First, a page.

So parents worry.  Some get over-involved.  Some pick activities for their kids and write their kids' college essay.  The college admissions process becomes something loaded with fear and frustration for the entire family.  Parents take on the pressure of feeling that if your kids aren't accepted by the more selective colleges, you've somehow failed to give them more.   

But there's a key distinction here that many parents could benefit from knowing.  There is still an ocean of difference between life with a college degree and life without one.  But there is no guaranteed difference between a life with a degree from a famous school and life with a less famous school's degree. 

Famous colleges are not the "more" you're looking for.  It's not something you can just give your kids, and even if you could, it doesn't necessarily offer the outcome you're hoping for.  If you want to give your kids more than you had, change their experience of applying to college into one with more excitement and opportunity than you enjoyed in yours.  

Celebrate with your kids just how many colleges (over 2000) there are from which to choose.  Let your past enjoyment of your own college experience be contagious.  Be a supportive spectator, one who doesn't take over the process for your student, but one who knows how to encourage and cheerlead along the way.  Help your student make the most of the opportunity to select colleges that are a good fit, not just those that are close or cheap or happen to say, "Yes."   

You won't just be giving them the opportunity to attend any college.  You'll be given them the opportunity to choose from a wide variety of schools, and the chance to do so with a supportive and knowledgeable parent by their side.  You'll be embracing a goal that you can influence, one that will make you and your kids happier. 

And most importantly, you'll be still be abiding by the law of parenting and giving your kids more than you had.

On the art of the complaint…

Seth Godin posted an interesting take yesterday about how to voice a complaint. It's a good technique with lots of applications for students and parents going through the college planning years. 

The message here is not to complain more often.  I think the college admissions process needs less complaining, not more.  

But sometimes you do have a legitimate complaint.  Maybe your counselor didn't send your transcripts or the college never told you that they hadn't received your test scores?  Maybe your SAT scores didn't go up after the prep class, or you feel like you're not getting a fair chance to be the starting catcher on the baseball team?  Whatever the complaint, why not approach it in a way that invites respect and collaboration.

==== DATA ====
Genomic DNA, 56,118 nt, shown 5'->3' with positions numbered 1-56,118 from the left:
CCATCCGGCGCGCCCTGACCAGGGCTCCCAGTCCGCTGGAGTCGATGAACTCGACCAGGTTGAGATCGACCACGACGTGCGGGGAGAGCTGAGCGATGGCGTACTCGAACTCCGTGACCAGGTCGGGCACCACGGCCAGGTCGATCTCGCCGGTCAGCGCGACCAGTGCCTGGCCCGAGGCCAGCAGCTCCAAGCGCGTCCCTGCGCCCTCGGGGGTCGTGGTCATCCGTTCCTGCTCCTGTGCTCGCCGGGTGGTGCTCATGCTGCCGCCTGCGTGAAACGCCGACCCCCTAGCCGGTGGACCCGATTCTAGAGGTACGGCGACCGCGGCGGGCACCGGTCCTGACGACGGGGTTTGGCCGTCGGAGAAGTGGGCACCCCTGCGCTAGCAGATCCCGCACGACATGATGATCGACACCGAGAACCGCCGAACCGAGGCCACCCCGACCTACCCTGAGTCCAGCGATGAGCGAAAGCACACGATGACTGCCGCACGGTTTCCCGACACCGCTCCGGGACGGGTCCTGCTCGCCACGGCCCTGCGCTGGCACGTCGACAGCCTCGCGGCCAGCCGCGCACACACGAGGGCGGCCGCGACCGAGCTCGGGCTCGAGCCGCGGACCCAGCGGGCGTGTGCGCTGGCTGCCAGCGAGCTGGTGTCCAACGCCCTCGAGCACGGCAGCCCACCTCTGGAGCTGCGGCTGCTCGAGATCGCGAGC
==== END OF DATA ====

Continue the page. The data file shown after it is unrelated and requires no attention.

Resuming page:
You have a better chance of getting someone to try to be helpful.  And you'll be putting yourself and the person to whom you're complaining on the same team.

Good common sense

This article in The New York Times college admissions blog written today by the Dean of Admissions at Connecticut College made my day.

First, it's great advice.  Every parent of a college-applying senior should read it.  And parents are more likely to listen when the advice comes from one of the admissions deans herself. 

But it also made me happy because it's similar to the advice I gave to our Collegewise senior parents in a newsletter I wrote for them earlier this week. It feels good when I get it right.

I have no reason to be smug here.  The Dean of Admissions at Connecticut College is (obviously) intimately familiar with college admissions and how the pressures surrounding the process can affect kids and parents.  And the advice she–and I–gave is not part of a proprietary set of strategies known only by reported experts; it's just an example of good common sense and perspective applied to college admissions.  A lot of counselors and admissions officers who work with kids and parents, who see what happens when families lose their college admissions perspective, would likely give the same advice.

Still, it's nice to be in good company.  

So when in doubt, listen to people in the know, and use good college admissions common sense.

 

Five New Year’s resolutions for parents

"This is the year I'm going to do it." 

We've all got conviction in the New Year.  So parents, why not capitalize on the annually-renewed sense of self-improvement that comes with the New Year and make some resolutions that will help you not just survive, but actually enjoy your student's ride to college?